Ius Doni: Citizenship-by-Investment
Citizenship laws reinforce birth-based membership: “advantaging those who have access to the inherited privilege of membership”.1 Most states base their citizenship laws on a person’s birth2 — either ius sanguinis, citizenship by descent, or ius soli, citizenship by birth.3 Less commonly, one may become a citizen through naturalization, namely “acquisition after birth of a citizenship not previously held by the person concerned that requires an application to public authorities”.4 As pointed out by Prof. Dr. Dimitry Kochenov, “[c]itizenship, as a legal status of attachment to public authority, is always distributed uniquely by the authority itself (and) does not depend on any sentiments and feeling of the citizenry”.5
Inequality of Citizenship
Citizenships are inequal in terms of their practical value, to which the Kälin – Kochenov Quality of Nationality Index (QNI) rankings testify. International law has been more concerned with such inequality6 in terms of the problem of statelessness; having citizenship of any state is better than having no state protection at all.7 However, attempts to resolve the issue of statelessness have neglected “rectifying inequalities that correlate with the birthright assignment of membership in ‘this or that’ particular country”.8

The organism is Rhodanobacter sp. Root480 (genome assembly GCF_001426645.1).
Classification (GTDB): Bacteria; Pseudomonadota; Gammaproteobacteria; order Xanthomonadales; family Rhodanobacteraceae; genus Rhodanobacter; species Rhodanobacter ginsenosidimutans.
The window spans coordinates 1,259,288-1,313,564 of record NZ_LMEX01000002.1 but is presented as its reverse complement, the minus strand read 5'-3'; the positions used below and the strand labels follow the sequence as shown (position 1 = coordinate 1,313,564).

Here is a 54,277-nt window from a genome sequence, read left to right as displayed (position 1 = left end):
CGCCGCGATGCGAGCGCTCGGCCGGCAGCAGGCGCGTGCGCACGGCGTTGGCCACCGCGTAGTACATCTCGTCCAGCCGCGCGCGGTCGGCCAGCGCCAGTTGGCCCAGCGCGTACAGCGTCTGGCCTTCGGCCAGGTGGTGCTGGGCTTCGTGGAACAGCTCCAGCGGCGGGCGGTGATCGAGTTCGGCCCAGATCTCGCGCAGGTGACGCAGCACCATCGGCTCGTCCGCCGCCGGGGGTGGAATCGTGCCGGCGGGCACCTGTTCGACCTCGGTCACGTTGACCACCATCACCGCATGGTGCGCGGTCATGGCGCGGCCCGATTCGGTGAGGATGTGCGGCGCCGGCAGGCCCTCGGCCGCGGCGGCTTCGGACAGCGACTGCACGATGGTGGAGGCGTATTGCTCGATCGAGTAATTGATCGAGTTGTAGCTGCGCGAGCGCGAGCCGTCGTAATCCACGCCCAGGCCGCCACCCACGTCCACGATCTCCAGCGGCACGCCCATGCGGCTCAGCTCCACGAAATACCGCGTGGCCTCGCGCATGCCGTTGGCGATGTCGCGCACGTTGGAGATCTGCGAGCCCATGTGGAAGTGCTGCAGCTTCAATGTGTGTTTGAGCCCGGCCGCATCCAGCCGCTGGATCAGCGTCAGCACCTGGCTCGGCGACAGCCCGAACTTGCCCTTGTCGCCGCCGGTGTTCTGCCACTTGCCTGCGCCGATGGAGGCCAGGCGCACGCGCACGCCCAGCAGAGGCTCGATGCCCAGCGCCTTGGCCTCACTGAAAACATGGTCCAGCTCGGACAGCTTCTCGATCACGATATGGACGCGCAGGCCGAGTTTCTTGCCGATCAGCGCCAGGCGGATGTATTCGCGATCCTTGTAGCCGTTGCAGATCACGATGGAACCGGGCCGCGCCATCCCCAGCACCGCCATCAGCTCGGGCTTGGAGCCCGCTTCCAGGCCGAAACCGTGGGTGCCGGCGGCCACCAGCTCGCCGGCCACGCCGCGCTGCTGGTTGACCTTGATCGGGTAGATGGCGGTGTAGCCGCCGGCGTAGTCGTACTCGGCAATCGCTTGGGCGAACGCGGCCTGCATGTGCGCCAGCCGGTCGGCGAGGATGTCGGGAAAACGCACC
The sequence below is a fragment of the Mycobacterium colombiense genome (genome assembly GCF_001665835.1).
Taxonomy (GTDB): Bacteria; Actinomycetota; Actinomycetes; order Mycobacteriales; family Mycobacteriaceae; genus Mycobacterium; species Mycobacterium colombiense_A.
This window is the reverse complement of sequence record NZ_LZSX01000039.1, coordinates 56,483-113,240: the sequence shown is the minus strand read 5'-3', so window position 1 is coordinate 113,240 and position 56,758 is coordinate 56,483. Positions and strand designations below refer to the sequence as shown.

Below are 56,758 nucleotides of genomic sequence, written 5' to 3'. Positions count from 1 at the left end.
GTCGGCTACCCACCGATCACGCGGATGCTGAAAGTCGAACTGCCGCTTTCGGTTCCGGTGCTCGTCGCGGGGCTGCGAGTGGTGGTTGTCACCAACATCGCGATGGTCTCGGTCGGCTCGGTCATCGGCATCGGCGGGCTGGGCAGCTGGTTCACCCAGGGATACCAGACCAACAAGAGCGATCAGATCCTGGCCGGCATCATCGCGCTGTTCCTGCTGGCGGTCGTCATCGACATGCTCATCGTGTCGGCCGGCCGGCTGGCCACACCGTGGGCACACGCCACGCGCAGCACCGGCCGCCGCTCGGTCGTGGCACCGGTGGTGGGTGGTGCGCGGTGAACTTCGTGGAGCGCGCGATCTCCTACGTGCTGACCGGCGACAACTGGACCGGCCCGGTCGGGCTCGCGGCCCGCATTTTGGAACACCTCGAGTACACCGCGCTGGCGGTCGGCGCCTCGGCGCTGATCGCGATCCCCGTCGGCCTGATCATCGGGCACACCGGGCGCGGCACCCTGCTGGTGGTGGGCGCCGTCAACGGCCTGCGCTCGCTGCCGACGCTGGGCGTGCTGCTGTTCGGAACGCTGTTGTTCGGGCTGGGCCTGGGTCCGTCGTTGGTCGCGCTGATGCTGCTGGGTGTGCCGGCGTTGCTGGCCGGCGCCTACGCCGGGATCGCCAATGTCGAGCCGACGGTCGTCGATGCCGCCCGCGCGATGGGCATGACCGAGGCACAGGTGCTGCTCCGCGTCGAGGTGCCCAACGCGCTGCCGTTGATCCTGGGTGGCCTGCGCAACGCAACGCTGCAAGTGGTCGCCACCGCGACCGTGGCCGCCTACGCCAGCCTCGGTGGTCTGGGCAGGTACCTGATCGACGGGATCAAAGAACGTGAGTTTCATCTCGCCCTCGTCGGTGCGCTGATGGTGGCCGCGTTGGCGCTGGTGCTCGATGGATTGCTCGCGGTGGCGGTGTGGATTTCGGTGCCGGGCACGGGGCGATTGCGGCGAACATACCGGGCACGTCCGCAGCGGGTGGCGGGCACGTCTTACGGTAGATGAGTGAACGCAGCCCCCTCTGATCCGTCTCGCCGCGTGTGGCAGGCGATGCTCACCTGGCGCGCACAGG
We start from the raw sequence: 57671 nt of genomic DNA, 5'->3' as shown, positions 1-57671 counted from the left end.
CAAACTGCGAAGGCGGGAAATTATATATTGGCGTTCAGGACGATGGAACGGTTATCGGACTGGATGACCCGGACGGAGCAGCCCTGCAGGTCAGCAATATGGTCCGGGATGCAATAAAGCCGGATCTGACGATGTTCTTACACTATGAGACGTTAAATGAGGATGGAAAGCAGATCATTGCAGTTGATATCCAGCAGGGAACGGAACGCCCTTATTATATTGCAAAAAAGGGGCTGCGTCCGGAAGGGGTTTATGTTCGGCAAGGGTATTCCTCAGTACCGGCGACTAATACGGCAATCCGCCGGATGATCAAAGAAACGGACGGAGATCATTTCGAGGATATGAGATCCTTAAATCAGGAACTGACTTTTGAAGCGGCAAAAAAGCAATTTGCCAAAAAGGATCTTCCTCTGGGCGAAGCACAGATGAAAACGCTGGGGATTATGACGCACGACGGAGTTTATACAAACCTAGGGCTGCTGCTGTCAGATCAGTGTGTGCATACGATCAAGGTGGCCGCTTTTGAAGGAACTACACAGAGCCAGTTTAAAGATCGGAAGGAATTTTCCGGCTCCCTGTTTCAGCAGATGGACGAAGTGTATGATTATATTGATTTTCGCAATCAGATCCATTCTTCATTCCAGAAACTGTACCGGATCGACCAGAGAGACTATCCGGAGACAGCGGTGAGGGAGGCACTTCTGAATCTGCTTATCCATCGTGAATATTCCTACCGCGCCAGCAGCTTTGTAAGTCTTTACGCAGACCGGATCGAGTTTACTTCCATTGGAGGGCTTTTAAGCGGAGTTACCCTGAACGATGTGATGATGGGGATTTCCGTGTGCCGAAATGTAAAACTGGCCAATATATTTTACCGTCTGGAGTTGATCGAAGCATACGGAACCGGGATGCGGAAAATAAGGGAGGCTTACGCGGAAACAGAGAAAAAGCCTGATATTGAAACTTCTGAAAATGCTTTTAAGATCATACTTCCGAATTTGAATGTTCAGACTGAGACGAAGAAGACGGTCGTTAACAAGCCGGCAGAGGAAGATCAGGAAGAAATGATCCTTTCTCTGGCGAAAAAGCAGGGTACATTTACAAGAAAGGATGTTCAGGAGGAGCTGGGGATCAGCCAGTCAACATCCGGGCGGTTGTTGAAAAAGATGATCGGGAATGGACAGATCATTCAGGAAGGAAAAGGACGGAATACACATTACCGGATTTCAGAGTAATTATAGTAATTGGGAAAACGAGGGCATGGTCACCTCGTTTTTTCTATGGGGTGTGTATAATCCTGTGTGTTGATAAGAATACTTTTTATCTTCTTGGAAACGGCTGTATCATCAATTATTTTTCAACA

Our nationality has an enormous impact on our life. For example, a child born in Laredo, USA, is able to access all the social and economic benefits of the American welfare state as an American citizen and as an adult can seek employment opportunities throughout the USA and enjoy extensive visa-free travel around the world.9 A child born in the adjacent town of Juarez, Mexico, has significantly fewer options.10 Allocation of citizenship thus amounts to a “birthright lottery”.11
One of the latest trends in the allocation of citizenship is through investment, or ius doni.12 The emergence and rapid growth of citizenship-by-investment (CBI) programs and residence-by-investment (RBI) programs results from the discretionary powers of states in the field of immigration and citizenship on the one hand, and a counterbalance to the exclusionary character and global inequality of citizenship on the other.13 Furthermore, a new class of ‘global citizens’ has emerged, who have numerous bases and for whom holding multiple citizenships is the norm.14